|Madeo 2009 South Korea Mother|
In many ways this is the natural, and equal, follow-up to Memories of Murder. It’s every bit the caper film that one was, and, although slightly more somber in tone, the film keeps unraveling in directions you don’t expect making it much more a plot driven movie than a character study. Kim Hye-ja is, however, magnificent as the titular (gawd I hate that word but I’m using it anyway) mother. There is a scene in this film where she tells the family of the victim her son didn’t do it and her eyes are so electrically charged it made me jump back from the screen. Mother fires on all cylinders. The direction, cinematography, script, and acting are all grade A. It’s one of those films where each of the secondary characters steals the show for a brief period. How ‘bout that cop who kicks the apple from Won Bin’s mouth? Bong does a remarkable job of populating the world of this film with real people and manages to give them depth and development in a very short period of time. I confess to having a little trouble tracking the other adult female characters in the film, but no matter. There is a scene (without spoiling anything here) where Kim Hye-ja asks the other ‘retarded’ kid if he has a mother and it's one of the most complex and heart-rending scenes in cinematic history. Hyperbole notwithstanding, just freakin’ WOW! on that one when you ponder just why she is crying.
I wasn’t sure where Bong was going to end up going as a film maker. Barking Dogs Never Bite was a reasonable debut. Memories of Murder, a masterpiece. But was it a lucky shot? I’m glad I don’t have to consider the dismal Antarctic Journal a Bong film if I don’t want to. The Host was lots-o-fun, but that’s the one that worried me. Maybe he was going to start making blockbuster type films. But now, after recently seeing his contribution to Tokyo!, and now Mother, I have every reason to believe he is going to kick my butt with interesting film for a long time.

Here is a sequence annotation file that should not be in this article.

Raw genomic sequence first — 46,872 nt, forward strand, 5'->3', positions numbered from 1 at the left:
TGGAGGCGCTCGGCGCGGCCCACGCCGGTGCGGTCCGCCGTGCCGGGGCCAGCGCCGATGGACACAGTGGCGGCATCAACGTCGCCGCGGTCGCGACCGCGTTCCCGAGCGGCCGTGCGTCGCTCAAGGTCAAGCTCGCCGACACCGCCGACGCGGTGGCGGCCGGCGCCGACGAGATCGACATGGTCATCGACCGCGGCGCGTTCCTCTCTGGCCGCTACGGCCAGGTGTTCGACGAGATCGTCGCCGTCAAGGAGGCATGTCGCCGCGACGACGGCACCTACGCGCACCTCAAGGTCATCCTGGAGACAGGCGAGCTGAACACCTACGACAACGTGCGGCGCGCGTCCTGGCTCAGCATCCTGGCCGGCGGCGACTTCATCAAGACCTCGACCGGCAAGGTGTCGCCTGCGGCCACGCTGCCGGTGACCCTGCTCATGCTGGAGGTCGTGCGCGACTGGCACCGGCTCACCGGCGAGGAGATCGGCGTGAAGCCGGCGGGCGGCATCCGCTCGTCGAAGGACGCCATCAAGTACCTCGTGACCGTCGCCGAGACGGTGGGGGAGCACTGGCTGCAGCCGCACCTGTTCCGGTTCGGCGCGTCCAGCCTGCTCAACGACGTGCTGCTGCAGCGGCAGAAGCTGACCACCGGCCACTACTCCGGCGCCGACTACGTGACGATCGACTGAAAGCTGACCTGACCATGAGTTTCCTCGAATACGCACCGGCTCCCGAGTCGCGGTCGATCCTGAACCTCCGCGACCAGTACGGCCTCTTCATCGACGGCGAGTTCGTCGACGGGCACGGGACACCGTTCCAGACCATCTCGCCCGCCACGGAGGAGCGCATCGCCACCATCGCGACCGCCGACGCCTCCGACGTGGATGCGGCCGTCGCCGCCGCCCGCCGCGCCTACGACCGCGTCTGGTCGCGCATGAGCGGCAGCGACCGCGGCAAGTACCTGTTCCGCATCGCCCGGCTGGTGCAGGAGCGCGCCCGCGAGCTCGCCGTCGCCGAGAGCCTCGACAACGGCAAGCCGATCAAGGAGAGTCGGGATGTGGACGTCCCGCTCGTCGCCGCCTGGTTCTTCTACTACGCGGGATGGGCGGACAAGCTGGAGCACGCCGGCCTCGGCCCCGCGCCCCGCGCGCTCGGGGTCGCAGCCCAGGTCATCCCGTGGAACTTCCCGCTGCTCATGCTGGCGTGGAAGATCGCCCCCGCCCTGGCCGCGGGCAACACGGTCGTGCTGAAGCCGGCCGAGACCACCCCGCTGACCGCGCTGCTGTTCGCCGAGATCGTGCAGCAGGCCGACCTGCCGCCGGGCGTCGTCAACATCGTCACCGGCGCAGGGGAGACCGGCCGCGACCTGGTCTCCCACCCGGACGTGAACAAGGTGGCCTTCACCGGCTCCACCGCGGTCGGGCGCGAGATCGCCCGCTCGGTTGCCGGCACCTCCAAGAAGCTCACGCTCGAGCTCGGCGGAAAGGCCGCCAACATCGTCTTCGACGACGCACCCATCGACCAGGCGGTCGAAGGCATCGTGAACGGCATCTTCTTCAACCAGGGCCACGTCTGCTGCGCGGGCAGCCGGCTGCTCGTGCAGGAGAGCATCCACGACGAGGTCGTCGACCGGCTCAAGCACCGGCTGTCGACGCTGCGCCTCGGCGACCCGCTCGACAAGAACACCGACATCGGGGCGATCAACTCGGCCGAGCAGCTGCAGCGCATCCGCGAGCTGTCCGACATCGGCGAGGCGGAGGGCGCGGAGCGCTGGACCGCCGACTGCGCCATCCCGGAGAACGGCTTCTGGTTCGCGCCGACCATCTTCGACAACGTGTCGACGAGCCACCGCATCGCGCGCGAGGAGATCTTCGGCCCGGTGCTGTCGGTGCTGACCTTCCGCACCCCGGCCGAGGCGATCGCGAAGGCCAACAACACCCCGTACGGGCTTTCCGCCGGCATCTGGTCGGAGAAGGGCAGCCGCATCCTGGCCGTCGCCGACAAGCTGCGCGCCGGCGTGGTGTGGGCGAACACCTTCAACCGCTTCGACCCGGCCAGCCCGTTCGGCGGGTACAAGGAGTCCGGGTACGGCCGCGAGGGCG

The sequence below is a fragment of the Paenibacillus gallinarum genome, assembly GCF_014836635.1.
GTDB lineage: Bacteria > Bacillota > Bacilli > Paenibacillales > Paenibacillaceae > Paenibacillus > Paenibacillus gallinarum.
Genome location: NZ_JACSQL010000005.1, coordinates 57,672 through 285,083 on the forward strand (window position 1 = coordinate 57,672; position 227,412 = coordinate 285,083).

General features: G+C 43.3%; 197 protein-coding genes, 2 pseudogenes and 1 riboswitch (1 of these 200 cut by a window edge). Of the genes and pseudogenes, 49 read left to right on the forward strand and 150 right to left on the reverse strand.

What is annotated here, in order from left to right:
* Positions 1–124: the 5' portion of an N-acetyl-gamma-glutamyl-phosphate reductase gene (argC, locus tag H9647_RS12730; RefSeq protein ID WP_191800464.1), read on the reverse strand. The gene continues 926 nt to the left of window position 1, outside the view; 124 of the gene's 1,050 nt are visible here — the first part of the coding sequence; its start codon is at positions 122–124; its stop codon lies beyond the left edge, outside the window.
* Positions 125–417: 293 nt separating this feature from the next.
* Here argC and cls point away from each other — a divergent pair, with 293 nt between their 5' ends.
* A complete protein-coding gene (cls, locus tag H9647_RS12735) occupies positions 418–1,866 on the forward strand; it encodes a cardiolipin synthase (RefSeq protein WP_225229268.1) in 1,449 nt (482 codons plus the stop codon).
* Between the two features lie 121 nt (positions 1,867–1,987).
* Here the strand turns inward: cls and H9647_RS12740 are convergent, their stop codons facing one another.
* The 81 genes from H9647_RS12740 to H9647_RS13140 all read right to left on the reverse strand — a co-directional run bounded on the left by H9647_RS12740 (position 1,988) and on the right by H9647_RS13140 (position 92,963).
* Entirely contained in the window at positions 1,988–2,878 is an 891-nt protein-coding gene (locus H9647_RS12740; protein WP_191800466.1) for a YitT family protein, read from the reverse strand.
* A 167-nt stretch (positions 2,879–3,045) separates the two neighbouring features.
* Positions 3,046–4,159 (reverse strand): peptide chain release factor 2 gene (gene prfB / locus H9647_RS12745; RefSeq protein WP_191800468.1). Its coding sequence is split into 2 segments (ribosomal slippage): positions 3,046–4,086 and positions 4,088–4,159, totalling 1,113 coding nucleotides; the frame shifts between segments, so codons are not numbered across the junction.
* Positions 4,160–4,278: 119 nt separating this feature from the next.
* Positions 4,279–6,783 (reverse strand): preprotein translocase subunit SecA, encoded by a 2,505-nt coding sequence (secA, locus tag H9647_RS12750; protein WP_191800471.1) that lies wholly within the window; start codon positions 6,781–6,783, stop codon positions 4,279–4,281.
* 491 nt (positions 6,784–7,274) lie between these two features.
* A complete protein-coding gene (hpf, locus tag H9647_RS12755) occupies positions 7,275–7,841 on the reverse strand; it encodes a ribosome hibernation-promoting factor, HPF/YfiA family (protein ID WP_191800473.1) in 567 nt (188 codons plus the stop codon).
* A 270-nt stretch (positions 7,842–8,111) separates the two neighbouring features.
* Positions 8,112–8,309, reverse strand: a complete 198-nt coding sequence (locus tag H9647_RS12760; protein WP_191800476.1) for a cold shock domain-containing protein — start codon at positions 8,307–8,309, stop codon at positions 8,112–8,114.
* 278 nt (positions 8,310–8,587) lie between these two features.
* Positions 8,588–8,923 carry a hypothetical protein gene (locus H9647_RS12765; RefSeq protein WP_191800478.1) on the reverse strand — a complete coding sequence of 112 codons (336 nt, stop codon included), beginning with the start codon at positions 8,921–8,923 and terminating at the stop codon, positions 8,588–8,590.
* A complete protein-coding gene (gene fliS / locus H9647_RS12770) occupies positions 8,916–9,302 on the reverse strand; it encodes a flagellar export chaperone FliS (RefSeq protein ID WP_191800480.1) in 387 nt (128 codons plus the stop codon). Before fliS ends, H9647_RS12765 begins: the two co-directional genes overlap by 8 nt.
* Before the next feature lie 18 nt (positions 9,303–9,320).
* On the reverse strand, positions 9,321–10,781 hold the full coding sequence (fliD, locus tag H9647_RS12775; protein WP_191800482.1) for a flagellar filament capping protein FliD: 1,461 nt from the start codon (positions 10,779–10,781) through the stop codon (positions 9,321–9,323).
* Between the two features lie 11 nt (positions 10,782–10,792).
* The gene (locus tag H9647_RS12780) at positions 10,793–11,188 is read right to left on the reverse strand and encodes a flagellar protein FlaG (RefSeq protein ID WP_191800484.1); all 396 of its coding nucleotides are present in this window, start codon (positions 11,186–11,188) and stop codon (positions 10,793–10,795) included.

Summary: Hye-ja is a ginseng vendor and an unlicensed acupuncturist in a small town in southern South Korea. She dotes on her son, Do-joon, who is 27, unemployed, and mentally incapacitated on some level, which Hye-ja seems to ignore. A high school girl is found dead on the roof of an abandoned building, and the local detectives arrest Do-joon based on circumstantial evidence. They coerce him to sign a confession and quickly imprison him. Hye-ja, distraught and convinced he is innocent, searches for the real killer, uncovering many secrets from the townspeople.
Seemingly normal people and places peel away to reveal an unsettling and subversive portrait of small-town Korea gone wrong in Mother, the latest feature from The Host director Bong Joon Ho. Veteran actress Kim Hye Ja delivers a commanding performance as the titular mother, who takes caring for and protection of her mentally and emotionally troubled adult son to a desperate extreme. Making his long-awaited comeback, popular actor Won Bin (Taegukgi) plays the sheltered man-child who gets accused of murder. Premiering at the Cannes Film Festival, Mother opened in Korea to blockbuster reception, setting a new box office record for 2009.